Muslim man sentenced after threatening 'South Park' writers

James Vicini
June 22, 2012

WASHINGTON (Reuters) - A Muslim convert from New York was sentenced on Friday to 11-1/2 years in prison after pleading guilty to threatening the writers of the satirical "South Park" television show for their depiction of the Prophet Mohammad and to other criminal charges.

Jesse Curtis Morton, 33, who is also known as Younus Abdullah Muhammed, was put on three years of probation after he completes his prison term. The sentence was handed down in federal court inAlexandria, Virginia, the U.S. Justice Department said.

Morton, who ran a website that encouraged Muslims to engage in violence against enemies of Islam, pleaded guilty in February to making threatening communications, using the Internet to put others in fear and using his position as leader of the Revolution Muslim organization's Internet sites to conspire to commit murder.

"Jesse Morton sought to inspire Muslims to engage in terrorism by providing doctrinal justification for violence against civilians in the name of Islam," U.S. Attorney Neil MacBride said.

"His crimes not only put people's lives forever in danger, but they also chilled free expression out of fear of retaliation by violent terrorists," MacBride said in a statement.

He had worked on website postings with Zachary Chesser of Virginia, who pleaded guilty in October 2010 to sending threatening communications to the "South Park" writers and to other charges.

Morton was arrested in Rabat, Morocco, last year and brought back to the United States, where he pleaded guilty. He had faced a maximum sentence of 15 years in prison.

Morton admitted he helped Chesser in taking repeated steps in April 2010 to encourage violent extremists to attack the "South Park" writers for the episode on the cable channelComedy Central that featured Mohammad in a bear suit.

Most Muslims consider any depiction of the founder of Islam as offensive. Morton and Chesser posted where the writers resided and encouraged online readers to "pay them a visit," according to court documents.

Morton worked with Chesser to draft a message for the website about the "South Park" threats and they posted a final version of the statement on various extremist online forums.

Morton also conspired with Chesser and others to solicit the murder of an artist tied to the "Everyone Draw Mohammad Day" movement in May 2010, including posting online a magazine that included the artist in a hit list for violent extremists. Chesser was sentenced to 25 years in prison last year.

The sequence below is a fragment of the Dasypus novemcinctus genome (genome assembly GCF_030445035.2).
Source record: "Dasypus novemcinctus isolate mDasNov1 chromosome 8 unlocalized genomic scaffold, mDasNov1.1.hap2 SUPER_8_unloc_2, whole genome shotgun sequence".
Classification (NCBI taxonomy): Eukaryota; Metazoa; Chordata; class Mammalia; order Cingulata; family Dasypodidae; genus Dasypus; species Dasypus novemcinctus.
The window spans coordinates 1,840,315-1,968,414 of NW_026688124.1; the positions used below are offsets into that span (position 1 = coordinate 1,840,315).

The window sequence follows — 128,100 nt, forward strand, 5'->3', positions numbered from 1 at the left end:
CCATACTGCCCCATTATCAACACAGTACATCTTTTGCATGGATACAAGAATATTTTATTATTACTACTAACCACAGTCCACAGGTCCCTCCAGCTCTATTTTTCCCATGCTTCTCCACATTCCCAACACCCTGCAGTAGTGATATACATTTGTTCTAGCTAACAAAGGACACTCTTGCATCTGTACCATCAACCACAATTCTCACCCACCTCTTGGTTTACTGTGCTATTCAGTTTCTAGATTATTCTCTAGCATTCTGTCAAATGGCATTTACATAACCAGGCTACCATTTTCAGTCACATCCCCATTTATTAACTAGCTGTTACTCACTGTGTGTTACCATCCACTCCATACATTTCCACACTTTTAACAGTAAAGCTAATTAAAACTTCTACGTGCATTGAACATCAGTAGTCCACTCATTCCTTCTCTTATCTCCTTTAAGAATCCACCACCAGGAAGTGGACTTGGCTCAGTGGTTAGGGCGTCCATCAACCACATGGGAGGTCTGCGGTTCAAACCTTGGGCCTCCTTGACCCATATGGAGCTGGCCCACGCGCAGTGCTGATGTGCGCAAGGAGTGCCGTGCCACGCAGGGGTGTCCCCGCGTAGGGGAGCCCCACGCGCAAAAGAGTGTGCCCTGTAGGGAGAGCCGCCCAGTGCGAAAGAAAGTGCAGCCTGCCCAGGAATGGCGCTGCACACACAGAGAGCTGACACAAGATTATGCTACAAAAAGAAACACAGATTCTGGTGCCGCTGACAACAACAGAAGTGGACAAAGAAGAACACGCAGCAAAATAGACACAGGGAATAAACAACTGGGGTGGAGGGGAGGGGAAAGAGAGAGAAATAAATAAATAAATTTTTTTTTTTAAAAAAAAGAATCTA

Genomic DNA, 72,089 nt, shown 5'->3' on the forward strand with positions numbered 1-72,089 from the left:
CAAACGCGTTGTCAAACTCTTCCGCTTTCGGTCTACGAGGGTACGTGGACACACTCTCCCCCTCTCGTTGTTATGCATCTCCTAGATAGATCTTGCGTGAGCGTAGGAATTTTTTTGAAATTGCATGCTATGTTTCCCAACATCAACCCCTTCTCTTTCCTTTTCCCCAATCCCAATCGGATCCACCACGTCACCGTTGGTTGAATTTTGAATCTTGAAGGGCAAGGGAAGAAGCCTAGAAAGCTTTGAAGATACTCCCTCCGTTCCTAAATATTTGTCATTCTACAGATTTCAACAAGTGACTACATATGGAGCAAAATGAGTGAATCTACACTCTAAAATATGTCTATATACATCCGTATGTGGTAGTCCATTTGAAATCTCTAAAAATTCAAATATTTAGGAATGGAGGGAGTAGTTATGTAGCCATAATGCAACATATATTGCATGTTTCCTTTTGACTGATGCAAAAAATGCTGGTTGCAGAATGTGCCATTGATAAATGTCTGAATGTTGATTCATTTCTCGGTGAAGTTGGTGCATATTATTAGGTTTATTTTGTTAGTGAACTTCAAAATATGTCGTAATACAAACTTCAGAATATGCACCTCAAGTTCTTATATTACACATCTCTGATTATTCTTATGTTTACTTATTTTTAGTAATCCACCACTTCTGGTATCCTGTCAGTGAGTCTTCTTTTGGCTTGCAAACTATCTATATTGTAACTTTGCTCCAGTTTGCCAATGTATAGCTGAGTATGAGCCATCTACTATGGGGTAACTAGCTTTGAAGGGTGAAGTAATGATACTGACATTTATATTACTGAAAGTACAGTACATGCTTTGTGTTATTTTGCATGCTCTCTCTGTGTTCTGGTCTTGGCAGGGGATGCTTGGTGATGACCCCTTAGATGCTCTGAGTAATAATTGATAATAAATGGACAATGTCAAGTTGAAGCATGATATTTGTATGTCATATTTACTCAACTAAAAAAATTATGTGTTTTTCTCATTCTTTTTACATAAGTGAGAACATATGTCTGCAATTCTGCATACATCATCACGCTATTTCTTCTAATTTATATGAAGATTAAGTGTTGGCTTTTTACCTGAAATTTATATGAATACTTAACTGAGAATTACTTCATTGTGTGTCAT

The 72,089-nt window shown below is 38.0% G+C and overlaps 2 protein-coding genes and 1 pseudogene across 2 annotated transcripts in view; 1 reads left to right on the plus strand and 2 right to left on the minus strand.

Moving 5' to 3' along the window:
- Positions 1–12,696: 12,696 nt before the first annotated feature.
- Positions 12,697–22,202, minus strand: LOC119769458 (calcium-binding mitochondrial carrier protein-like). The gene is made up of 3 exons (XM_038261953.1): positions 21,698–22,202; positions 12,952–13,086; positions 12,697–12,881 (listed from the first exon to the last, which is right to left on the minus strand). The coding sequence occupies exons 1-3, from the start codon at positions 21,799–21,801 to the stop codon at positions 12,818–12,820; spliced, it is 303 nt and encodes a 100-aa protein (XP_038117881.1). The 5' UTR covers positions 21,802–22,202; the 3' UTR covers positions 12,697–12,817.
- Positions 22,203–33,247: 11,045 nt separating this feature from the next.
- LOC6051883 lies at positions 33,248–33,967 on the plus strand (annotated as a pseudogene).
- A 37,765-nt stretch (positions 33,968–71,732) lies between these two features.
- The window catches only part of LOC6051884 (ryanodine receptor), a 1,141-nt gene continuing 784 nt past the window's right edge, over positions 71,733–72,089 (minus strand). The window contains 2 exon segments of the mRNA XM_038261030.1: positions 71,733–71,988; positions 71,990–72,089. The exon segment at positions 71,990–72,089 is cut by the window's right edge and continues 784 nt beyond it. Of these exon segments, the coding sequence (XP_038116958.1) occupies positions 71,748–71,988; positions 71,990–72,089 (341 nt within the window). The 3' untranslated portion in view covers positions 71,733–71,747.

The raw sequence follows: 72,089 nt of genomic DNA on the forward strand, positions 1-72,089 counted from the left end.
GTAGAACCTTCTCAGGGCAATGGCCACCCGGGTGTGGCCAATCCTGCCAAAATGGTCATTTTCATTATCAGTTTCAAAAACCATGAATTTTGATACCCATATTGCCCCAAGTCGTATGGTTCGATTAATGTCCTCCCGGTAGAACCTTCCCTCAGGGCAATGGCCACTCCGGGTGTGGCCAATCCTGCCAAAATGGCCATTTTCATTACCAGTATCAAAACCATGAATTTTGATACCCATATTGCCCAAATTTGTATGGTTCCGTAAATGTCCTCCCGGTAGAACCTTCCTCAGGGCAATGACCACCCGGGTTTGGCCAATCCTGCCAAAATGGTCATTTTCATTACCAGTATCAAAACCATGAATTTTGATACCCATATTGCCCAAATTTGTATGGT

The case is USA v. Morton, No. 12-cr-35, in U.S. District Court for the Eastern District of Virginia.

Saudi writer Hamza Kashgari faces charge of blasphemy after tweets about Muhammad
By David Keyes, Published: February 9
The Washington Post

Saudi journalist Hamza Kashgari was detained in Malaysia on Wednesday night and is likely to be extradited soon to Saudi Arabia, where he will be tried for blaspheming religion. Kashgari, 23, had fled the kingdom Monday after he received thousands of death threats. His crime? He posted on Twitter a series of mock conversations between himself and the Islamic prophet Muhammad.

“On your birthday I find you in front of me wherever I go,” he wrote in one tweet. “I love many things about you and hate others, and there are many things about you I don’t understand.”

Another reads: “No Saudi women will go to hell, because it’s impossible to go there twice.”

The tweets came to light last week around a celebration of Muhammad’s birthday, and Kashgari’s ordeal began. Hours before he was detained, Kashgari spoke to me by phone from the house in which he was hiding. “I was with sitting with my friends and one of them checked Twitter on his mobile phone,” he said. “Suddenly there were thousands of tweets of people calling to kill me because they said I’m against religion.”

Kashgari posted an apology tweet: “I deleted my previous tweets because after I consulted with a few brothers, I realized that they may have been offensive to the Prophet (pbuh) and I don’t want anyone to misunderstand,” he wrote. But the damage was done. As an electronic lynch mob formed, with users posting to a Twitter hashtag that translates as “Hamza Kashgari the dog,” the regime called for his arrest and trial.

Friends advised him to leave Saudi Arabia immediately. “I never expected this. It was a huge surprise. My friends are writers and bloggers and now their lives are in danger too,” he told me. “They fear what will happen to them. The government is trying to scare them and show that what is happening to me can happen to them sooner or later.”